Waves of support for Aceh

Waves of support for Aceh


May Tse
Dina Astita (right) with students Sean David Cheung and Lisa Bergstrom. Photo: May Tse

Trip to Indonesia has inspired Renaissance students to help the underprivileged, writes Wong Yat-hei

For some people, the 2004 South Asian tsunami may be a distant memory. But it's very much in the minds of students and teachers from Renaissance College who are raising funds and doing voluntary work to improve the lives of children in an Indonesian province which was devastated by the giant waves.

The college is taking part in a project which pairs schools in developed nations with those in poor countries. Under the 'Schools-to-Schools' scheme, Renaissance sent two teachers and 11 students to teach English to children in a village school in Aceh, Indonesia last November.

Aceh was the hardest hit by the Boxing Day tsunami which killed about 230,000 people in several Asian countries.

Dina Astita, a teacher from the Aceh school, made a week-long visit to Hong Kong this month to get a better understanding of the city's kindergarten education system. During the trip, she also learned how to make use of information technology in the classroom.

With the funds raised by Renaissance, she hopes to start a kindergarten in her village.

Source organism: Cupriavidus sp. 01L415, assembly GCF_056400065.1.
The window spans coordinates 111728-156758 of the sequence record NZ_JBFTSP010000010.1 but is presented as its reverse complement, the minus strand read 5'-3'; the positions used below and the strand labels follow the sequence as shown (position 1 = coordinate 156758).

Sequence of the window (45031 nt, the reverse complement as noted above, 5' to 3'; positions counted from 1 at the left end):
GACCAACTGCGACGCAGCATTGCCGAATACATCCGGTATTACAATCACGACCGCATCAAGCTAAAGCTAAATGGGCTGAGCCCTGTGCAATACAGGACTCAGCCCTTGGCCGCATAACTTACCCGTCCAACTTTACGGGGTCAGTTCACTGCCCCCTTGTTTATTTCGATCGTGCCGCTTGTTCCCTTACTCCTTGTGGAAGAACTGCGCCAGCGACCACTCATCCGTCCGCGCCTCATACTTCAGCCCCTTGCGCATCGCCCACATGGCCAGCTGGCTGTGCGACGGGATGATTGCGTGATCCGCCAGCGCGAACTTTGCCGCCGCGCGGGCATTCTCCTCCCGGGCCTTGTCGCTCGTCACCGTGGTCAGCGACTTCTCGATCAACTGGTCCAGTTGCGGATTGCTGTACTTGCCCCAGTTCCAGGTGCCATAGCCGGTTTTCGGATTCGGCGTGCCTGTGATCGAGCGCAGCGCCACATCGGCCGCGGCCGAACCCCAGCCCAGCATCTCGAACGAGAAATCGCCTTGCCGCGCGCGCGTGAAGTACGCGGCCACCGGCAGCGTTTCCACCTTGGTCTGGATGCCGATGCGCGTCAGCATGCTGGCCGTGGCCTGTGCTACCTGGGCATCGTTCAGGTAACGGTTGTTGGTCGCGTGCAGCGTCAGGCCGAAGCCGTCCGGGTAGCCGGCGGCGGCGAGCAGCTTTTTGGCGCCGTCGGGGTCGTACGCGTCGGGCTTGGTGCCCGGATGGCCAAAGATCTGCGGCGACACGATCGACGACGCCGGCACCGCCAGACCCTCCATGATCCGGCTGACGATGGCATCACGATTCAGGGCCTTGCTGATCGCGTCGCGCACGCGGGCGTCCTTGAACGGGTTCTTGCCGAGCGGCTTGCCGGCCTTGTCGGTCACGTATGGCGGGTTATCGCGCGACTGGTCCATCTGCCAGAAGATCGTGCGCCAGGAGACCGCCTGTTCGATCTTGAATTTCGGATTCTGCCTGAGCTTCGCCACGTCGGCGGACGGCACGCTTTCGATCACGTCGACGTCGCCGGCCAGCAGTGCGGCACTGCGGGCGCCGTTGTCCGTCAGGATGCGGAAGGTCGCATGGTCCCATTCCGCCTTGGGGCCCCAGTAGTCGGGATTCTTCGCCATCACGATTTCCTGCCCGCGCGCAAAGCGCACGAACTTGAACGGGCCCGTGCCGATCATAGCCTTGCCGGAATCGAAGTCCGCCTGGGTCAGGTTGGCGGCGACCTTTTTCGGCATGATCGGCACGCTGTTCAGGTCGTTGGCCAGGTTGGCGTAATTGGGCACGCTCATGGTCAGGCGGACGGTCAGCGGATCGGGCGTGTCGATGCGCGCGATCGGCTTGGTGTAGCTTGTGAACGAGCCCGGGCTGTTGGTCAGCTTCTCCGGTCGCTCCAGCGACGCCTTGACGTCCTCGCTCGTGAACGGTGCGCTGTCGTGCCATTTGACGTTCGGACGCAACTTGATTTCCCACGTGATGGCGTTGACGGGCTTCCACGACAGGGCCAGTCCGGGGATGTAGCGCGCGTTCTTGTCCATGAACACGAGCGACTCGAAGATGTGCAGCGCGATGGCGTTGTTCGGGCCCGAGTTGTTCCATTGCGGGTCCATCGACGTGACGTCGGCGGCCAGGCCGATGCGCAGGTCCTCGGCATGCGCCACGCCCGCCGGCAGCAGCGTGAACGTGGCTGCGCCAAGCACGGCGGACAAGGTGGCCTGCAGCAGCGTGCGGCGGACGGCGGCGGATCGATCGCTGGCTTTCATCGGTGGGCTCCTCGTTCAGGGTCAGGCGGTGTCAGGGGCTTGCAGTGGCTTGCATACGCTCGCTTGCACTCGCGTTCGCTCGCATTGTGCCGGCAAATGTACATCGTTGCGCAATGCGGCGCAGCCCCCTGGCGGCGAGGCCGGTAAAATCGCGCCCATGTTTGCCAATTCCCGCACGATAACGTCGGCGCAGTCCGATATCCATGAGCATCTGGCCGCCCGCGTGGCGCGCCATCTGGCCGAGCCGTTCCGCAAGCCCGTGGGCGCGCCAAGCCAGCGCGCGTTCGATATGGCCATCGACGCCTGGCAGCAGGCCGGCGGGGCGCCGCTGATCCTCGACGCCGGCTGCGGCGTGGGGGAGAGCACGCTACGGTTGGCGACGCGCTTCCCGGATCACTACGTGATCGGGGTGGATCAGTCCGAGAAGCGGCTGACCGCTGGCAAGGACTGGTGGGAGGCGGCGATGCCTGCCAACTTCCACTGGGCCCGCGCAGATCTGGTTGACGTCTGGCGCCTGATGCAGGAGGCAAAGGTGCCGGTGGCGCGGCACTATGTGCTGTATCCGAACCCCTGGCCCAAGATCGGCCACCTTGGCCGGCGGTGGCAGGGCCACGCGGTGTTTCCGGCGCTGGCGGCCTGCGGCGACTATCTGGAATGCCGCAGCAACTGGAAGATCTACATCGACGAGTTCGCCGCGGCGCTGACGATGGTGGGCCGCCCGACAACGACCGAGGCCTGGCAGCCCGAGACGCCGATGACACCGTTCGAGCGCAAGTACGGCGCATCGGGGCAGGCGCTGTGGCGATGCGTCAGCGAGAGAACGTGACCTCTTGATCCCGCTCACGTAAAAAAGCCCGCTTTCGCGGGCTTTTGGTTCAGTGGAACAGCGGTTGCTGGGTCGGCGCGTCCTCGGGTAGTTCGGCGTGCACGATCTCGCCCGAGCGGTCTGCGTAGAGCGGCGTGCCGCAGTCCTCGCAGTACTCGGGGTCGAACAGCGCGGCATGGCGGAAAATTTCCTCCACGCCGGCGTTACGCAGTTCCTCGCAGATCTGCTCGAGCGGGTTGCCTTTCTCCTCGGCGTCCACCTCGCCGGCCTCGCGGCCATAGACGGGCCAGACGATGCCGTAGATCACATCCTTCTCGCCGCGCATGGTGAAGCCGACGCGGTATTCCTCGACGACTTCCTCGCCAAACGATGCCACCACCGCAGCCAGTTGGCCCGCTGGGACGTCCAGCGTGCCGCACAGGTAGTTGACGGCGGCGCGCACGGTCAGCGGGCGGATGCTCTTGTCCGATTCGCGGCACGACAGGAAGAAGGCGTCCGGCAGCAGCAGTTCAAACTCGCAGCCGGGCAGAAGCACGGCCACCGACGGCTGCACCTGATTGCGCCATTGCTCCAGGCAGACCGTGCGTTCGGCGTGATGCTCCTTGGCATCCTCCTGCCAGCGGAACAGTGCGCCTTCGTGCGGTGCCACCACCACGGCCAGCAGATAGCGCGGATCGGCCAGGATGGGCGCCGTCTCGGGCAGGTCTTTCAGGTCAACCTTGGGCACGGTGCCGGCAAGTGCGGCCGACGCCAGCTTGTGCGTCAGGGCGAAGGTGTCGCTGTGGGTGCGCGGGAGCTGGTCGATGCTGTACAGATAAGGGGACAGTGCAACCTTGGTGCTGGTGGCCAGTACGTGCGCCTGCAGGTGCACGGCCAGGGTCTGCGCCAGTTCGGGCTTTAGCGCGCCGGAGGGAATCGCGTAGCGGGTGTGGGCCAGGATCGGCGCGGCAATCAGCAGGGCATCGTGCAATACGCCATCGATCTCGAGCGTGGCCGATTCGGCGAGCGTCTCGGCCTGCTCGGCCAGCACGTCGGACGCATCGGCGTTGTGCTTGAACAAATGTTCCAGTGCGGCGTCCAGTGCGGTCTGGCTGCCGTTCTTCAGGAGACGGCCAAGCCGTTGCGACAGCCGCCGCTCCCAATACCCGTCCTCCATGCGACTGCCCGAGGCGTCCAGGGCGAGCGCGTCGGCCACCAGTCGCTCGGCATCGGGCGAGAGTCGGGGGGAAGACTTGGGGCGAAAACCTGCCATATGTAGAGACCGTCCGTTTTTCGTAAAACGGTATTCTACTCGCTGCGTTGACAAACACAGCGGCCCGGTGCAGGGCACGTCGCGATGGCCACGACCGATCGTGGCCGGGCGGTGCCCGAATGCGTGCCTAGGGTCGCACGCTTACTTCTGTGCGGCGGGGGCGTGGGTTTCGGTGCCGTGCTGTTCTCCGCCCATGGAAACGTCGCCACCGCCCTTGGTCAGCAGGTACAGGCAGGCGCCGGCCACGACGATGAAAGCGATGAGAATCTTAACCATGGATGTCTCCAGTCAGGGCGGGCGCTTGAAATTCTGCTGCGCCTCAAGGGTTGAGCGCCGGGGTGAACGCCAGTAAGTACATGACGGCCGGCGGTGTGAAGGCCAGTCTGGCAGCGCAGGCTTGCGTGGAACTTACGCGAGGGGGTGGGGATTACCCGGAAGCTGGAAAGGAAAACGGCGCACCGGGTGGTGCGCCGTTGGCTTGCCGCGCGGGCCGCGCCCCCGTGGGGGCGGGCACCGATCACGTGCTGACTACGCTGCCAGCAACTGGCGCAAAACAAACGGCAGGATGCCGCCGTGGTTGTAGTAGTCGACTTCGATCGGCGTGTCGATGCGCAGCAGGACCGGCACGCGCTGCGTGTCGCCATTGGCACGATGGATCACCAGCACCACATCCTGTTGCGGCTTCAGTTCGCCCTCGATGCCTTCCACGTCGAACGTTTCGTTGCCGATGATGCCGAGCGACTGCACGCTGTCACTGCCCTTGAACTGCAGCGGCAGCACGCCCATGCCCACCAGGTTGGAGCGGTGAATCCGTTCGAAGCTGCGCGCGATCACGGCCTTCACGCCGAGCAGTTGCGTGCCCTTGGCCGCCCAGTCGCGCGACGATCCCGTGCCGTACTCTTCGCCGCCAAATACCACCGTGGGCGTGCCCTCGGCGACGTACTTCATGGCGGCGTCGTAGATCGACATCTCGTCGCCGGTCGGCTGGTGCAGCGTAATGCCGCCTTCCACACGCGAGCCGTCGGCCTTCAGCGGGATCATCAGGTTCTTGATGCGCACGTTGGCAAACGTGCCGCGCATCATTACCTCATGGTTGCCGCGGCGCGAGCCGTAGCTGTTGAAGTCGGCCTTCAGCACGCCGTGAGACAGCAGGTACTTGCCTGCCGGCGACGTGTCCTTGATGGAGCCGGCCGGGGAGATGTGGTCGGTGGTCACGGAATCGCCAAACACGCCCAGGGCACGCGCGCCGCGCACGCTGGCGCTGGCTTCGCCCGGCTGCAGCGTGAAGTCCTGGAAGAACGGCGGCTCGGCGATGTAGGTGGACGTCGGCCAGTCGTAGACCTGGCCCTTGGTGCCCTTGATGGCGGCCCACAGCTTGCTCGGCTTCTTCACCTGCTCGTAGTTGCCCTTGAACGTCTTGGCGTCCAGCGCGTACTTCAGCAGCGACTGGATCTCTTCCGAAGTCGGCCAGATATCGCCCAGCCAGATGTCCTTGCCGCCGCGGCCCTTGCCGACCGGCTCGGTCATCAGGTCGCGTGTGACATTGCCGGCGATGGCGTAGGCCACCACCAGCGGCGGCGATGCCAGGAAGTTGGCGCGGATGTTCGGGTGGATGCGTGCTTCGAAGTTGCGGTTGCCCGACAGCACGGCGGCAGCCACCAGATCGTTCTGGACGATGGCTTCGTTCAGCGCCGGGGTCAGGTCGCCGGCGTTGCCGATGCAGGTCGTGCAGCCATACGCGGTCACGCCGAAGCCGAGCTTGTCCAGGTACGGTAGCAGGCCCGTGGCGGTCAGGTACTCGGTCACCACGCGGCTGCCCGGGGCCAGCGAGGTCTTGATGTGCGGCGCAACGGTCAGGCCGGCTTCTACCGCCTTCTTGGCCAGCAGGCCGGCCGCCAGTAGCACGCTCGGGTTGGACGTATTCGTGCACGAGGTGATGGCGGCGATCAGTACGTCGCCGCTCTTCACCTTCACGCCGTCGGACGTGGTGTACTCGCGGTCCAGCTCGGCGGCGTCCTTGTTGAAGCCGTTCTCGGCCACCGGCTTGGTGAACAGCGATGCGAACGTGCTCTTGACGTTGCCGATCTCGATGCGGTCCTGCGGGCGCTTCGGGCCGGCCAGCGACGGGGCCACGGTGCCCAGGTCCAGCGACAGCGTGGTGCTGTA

'I came to Hong Kong to look at the kindergarten system and learn to make use of computers in teaching,' Astita said. 'The teaching methods here are so creative. Teachers let students learn by themselves. Back in Aceh, teachers would tell students what to do. That's the difference.'

Schools in Aceh badly need computers. 'Back home, we only have one computer for a class of 35 students. Here every student has their own laptop. I wish one day my students will have the same opportunities as those in Hong Kong,' Astita said.

Year 12 students Lisa Bergstrom and Sean David Cheung, who spent a week in Aceh, said they were surprised to see how poor the people there were.

'What we have here in Hong Kong is so much more compared to students in Aceh. I think we should never take things for granted and treasure everything we have,' Sean said. 'I was inspired by the students in Aceh - they had so little but made the most out of it. All they had in the classroom were desks, chairs and a blackboard.'

Renaissance students bonded very well with the Aceh children although they did not speak much English. 'The students there are very friendly. I learned a lot from them. They try to make the most out of every day,' Lisa said.

The local students had a bumpy ride from the airport to the village. 'It was raining that day and the car had to go real slow because the roads are in a bad shape,' Sean said. 'At one point, we had to cross a river on a wooden raft. The vans were parked on a big wooden platform and a motor boat pulled the raft across the river. It was all dark and rainy outside. All I could do was pray.'

They stayed in an 'ordinary' hotel with no hot water. Air conditioning was only available at certain times because of the irregular electricity supply.

Both Lisa and Sean said the trip had inspired them to help the less-fortunate. 'I want to do more volunteer work now. Having seen the conditions of Aceh, it makes me feel ashamed for not doing enough to help those people,' Sean said.



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